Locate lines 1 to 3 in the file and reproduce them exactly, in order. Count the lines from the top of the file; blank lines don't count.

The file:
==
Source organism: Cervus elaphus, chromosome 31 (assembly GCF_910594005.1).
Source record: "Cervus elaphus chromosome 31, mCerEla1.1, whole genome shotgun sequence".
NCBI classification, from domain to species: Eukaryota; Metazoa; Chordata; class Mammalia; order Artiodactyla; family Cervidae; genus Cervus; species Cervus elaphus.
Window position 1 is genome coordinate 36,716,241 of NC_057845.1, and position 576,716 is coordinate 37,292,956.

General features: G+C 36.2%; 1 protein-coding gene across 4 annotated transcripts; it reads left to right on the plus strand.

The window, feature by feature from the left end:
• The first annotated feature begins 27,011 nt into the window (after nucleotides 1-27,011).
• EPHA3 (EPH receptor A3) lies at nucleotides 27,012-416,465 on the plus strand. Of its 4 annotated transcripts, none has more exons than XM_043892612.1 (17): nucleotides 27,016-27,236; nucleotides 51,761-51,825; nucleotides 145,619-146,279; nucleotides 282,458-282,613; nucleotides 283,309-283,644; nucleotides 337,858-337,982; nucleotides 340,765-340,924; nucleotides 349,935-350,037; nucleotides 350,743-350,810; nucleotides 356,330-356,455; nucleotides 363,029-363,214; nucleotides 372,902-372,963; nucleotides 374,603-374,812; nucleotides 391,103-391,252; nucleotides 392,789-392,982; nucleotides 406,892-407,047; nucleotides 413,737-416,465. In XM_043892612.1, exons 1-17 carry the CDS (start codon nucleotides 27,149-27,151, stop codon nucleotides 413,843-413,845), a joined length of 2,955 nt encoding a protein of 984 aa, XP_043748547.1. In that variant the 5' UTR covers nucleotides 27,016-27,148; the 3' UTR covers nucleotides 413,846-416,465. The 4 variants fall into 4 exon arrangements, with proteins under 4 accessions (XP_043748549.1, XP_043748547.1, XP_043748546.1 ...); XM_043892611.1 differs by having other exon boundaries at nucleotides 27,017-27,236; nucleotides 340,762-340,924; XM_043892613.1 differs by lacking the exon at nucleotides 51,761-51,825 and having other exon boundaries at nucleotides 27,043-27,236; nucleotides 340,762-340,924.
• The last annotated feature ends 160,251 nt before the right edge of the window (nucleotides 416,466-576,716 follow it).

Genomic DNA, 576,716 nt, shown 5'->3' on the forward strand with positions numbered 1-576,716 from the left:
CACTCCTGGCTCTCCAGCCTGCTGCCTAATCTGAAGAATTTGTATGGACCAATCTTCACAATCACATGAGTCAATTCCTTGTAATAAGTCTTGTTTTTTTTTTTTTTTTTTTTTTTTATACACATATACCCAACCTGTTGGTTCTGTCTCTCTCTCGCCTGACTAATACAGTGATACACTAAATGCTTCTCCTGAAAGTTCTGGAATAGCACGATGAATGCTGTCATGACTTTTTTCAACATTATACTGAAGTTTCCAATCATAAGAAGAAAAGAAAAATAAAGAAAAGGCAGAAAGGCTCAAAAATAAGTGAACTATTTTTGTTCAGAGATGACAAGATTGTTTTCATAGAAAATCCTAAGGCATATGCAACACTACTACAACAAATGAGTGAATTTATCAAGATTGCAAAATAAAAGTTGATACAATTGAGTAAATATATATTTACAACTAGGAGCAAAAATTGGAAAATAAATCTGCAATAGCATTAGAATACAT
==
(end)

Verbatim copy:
Source organism: Cervus elaphus, chromosome 31 (assembly GCF_910594005.1).
Source record: "Cervus elaphus chromosome 31, mCerEla1.1, whole genome shotgun sequence".
NCBI classification, from domain to species: Eukaryota; Metazoa; Chordata; class Mammalia; order Artiodactyla; family Cervidae; genus Cervus; species Cervus elaphus.